“The Death of Stalin” Portrays Dictatorship in Comedic Light
Issue   |   Tue, 04/17/2018 - 21:36

“The Death of Stalin” imagines the brief period in Soviet history between the rule of Stalin and his formal denunciation. It asks the creative questions only comedy can: what if Stalin soiled himself before bursting some artery and dying a slow, solitary death?

The scene that follows his passing ranks as one of the film’s most hilarious — and its most foreboding. Nikita Khrushchev (Steve Buscemi), along with other movers and shakers of the Soviet Union, gawk helplessly at Stalin’s wet pants, as they speculate how they can place their king on his king-sized bed. The polite elephant in the room is that no one wants to hold Stalin’s legs, because the urine might drip down the pants, past their arms and spoil their suits. But as the most powerful dictator in history, even Stalin’s body demands obedience. They organize a haphazard formation: in the bedroom, they carry the body to the bed, and in the boardroom, they carry the body off the throne and contemplate succession. In public, each bumbling dignitary competes to match the entire nation in mourning; all the while, they worry about distancing themselves from Stalin’s crimes, left without the perpetrator’s power to suppress public consciousness.

Needless to say, director Arnando Iannucci’s latest film finds tremendous power in its premise alone, but reports of its political timeliness appear to be greatly exaggerated or outright misjudged. It is easy to overlap Stalin and Trump; at least, many progressive Americans would like to imagine Trump soiling himself or at least suffering a lethal cardiac arrest. But subscribers to this line of thinking must harken back to another cultural event, this one in theater. Not too long ago, Shakespeare in the Park, a troupe that vivifies the bard in public spaces, staged a production of “Julius Caesar” that drew explicit parallels between the curtain-caller of the Roman republic and the current President of the United States, through an astute (if blatant) use of fashionable suits and unfashionable hair products. This outraged much of the political right and pleased some on the left, the latter for questionable reasons, perhaps. “Julius Caesar” meditates on the chaos swirling in the void of absolute power. In this void, national sentiments unchained from the familiar binds of leadership fall into populism’s sway. In turn, this populism inaugurates the next generation of authoritarians. It is less a Trump play, than a post-Trump play, one that realizes dictatorship is so much bigger than the dictator and casts deep aspirations on the ability of people to meaningfully transform their political environment.

“The Death of Stalin” has much in common with “Julius Caesar” and imparts, past its admittedly funny toilet humor, a graver relevance. Like the historical play, the film thinks about the future. Stalin’s death summons the absolute worst in his men, and we come to suspect how effective his cult of personality was.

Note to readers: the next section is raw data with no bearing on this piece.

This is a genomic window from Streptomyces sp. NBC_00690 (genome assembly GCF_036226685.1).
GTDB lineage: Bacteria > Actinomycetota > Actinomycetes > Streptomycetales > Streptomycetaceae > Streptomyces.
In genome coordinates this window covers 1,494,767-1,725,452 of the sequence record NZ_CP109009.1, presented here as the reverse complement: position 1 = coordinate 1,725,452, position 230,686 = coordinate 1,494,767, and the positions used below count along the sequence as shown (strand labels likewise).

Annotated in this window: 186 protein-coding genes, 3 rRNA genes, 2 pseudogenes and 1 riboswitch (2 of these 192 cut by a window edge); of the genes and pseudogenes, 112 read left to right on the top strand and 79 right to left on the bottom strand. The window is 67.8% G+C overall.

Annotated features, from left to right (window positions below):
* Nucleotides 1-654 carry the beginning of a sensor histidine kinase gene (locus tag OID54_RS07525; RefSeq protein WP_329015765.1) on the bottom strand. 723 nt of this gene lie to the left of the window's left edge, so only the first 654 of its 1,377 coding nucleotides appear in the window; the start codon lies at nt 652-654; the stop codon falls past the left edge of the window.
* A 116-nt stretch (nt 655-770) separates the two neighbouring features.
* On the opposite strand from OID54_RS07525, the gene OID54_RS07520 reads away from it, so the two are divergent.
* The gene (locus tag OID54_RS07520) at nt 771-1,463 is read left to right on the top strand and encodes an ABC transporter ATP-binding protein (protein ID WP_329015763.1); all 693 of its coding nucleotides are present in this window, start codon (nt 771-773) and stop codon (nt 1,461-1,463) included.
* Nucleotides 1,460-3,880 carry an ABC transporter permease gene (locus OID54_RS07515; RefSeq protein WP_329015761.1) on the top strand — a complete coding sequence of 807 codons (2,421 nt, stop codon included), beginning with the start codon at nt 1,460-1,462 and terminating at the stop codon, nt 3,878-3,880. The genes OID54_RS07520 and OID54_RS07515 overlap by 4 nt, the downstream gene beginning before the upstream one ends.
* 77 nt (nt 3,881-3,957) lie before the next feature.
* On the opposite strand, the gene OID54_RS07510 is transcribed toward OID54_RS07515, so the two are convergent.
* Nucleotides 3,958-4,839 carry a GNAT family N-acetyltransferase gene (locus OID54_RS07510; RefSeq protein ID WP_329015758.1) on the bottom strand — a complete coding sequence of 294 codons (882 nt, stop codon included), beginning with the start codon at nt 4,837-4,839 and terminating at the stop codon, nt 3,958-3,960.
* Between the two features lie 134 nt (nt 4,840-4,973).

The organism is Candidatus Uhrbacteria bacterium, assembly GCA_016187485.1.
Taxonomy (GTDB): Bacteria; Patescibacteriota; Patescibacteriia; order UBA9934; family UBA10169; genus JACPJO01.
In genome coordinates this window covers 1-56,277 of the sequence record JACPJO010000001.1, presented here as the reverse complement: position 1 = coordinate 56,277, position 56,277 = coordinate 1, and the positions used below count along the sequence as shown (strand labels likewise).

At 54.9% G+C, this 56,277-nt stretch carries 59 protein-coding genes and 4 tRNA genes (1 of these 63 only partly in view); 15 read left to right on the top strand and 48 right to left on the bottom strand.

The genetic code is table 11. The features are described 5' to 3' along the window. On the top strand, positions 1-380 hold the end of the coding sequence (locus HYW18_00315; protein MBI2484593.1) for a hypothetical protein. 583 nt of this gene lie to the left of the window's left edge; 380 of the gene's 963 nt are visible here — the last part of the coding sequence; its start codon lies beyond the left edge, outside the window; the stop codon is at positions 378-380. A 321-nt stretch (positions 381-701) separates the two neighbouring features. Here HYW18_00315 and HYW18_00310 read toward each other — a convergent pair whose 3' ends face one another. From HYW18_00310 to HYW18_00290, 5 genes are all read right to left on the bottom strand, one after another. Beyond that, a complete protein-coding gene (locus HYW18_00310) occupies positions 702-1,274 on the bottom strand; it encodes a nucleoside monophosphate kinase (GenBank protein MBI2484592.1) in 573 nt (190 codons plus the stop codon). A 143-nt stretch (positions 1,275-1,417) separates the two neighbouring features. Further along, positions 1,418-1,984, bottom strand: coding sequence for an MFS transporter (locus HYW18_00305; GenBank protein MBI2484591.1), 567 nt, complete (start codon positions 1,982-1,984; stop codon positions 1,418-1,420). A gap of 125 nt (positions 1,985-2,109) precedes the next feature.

In one particularly funny scene, Vyacheslav Molotov (Michael Palin) preemptively denounces the false crimes of his thought-to-be-dead wife in front of Lavrentiy Beria (Simon Russell Beale), chief of the secret police. But, it is revealed that Beria came to inform Molotov of his wife’s survival and subsequent liberation. When the woman timidly walks in, Molotov embraces her and declares how his faith had not once wavered. This scene diffuses the tension, but it also diffuses the illusion that Stalin was invulnerable. Stalin is dead, Beria repeats throughout the film.

Jokes in the film often rely on the character’s presumption of the Stalinist status quo, only to realize that the times have changed, and individuals have more power than realized. In turn, the Stalinist status quo is revealed as what it is — a joke. That power materializes in the boardrooms as the capacity to change the nation. However, that joke of having more individual power loses its laugh and becomes Soviet business as usual, i.e. serious business. As the world of the film relapses into selfsame oppressions, one realizes what powered the cult of personality was not the personality but the structure of the political cult, since even after the death of Stalin, people continue to die.

Steve Buscemi’s Khrushchev speaks in a Brooklyn accent. It is a feature than best captures the cynicism of the film. Every time Khrushchev speaks (which is both often and entertaining), we hear Brooklyn, the United States and the present. “The Death of Stalin” has little care for the representation of historical fact. It is a comedy of deadly errors that revels in its unfortunately timeless pliability. As much as it is Shakespearean, it is equally like a Coen brothers film, replete with a skilled mixture of light and dark and jarring lurches from the former to the latter. The final stretch of the film concentrates the aforementioned serious business, political machinations that upended the person and preserved the structure. It hacks apart the myth of liberalization following the death of Stalin, tracing the survival of Stalinism itself. Bringing it all back home, the film, a work of historical fiction, counsels American liberals to historicize the moment of political anger, to find fault not in personality but in institutions, to find parallels not in character but in theme, however interesting the sight of excrement running down the length of Mike Pence’s arm might be.